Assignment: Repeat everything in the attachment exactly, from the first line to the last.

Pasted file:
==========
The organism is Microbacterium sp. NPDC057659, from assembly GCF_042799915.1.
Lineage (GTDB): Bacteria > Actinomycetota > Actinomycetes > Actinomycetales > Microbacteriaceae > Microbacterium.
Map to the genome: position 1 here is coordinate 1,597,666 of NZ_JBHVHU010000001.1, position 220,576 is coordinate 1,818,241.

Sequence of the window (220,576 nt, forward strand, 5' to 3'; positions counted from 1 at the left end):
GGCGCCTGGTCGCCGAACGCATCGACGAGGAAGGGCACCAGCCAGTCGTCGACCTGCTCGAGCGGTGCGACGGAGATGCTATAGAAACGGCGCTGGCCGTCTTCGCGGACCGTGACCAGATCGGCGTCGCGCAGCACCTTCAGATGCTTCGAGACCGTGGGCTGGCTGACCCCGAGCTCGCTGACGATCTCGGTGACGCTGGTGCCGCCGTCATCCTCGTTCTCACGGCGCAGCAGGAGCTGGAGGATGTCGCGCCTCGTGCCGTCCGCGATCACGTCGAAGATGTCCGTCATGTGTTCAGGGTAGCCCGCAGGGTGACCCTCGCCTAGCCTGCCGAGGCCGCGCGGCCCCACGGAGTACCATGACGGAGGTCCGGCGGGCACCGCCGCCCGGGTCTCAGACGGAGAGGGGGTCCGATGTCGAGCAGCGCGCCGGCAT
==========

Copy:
The organism is Microbacterium sp. NPDC057659, from assembly GCF_042799915.1.
Lineage (GTDB): Bacteria > Actinomycetota > Actinomycetes > Actinomycetales > Microbacteriaceae > Microbacterium.
Map to the genome: position 1 here is coordinate 1,597,666 of NZ_JBHVHU010000001.1, position 220,576 is coordinate 1,818,241.

Sequence of the window (220,576 nt, forward strand, 5' to 3'; positions counted from 1 at the left end):
GGCGCCTGGTCGCCGAACGCATCGACGAGGAAGGGCACCAGCCAGTCGTCGACCTGCTCGAGCGGTGCGACGGAGATGCTATAGAAACGGCGCTGGCCGTCTTCGCGGACCGTGACCAGATCGGCGTCGCGCAGCACCTTCAGATGCTTCGAGACCGTGGGCTGGCTGACCCCGAGCTCGCTGACGATCTCGGTGACGCTGGTGCCGCCGTCATCCTCGTTCTCACGGCGCAGCAGGAGCTGGAGGATGTCGCGCCTCGTGCCGTCCGCGATCACGTCGAAGATGTCCGTCATGTGTTCAGGGTAGCCCGCAGGGTGACCCTCGCCTAGCCTGCCGAGGCCGCGCGGCCCCACGGAGTACCATGACGGAGGTCCGGCGGGCACCGCCGCCCGGGTCTCAGACGGAGAGGGGGTCCGATGTCGAGCAGCGCGCCGGCAT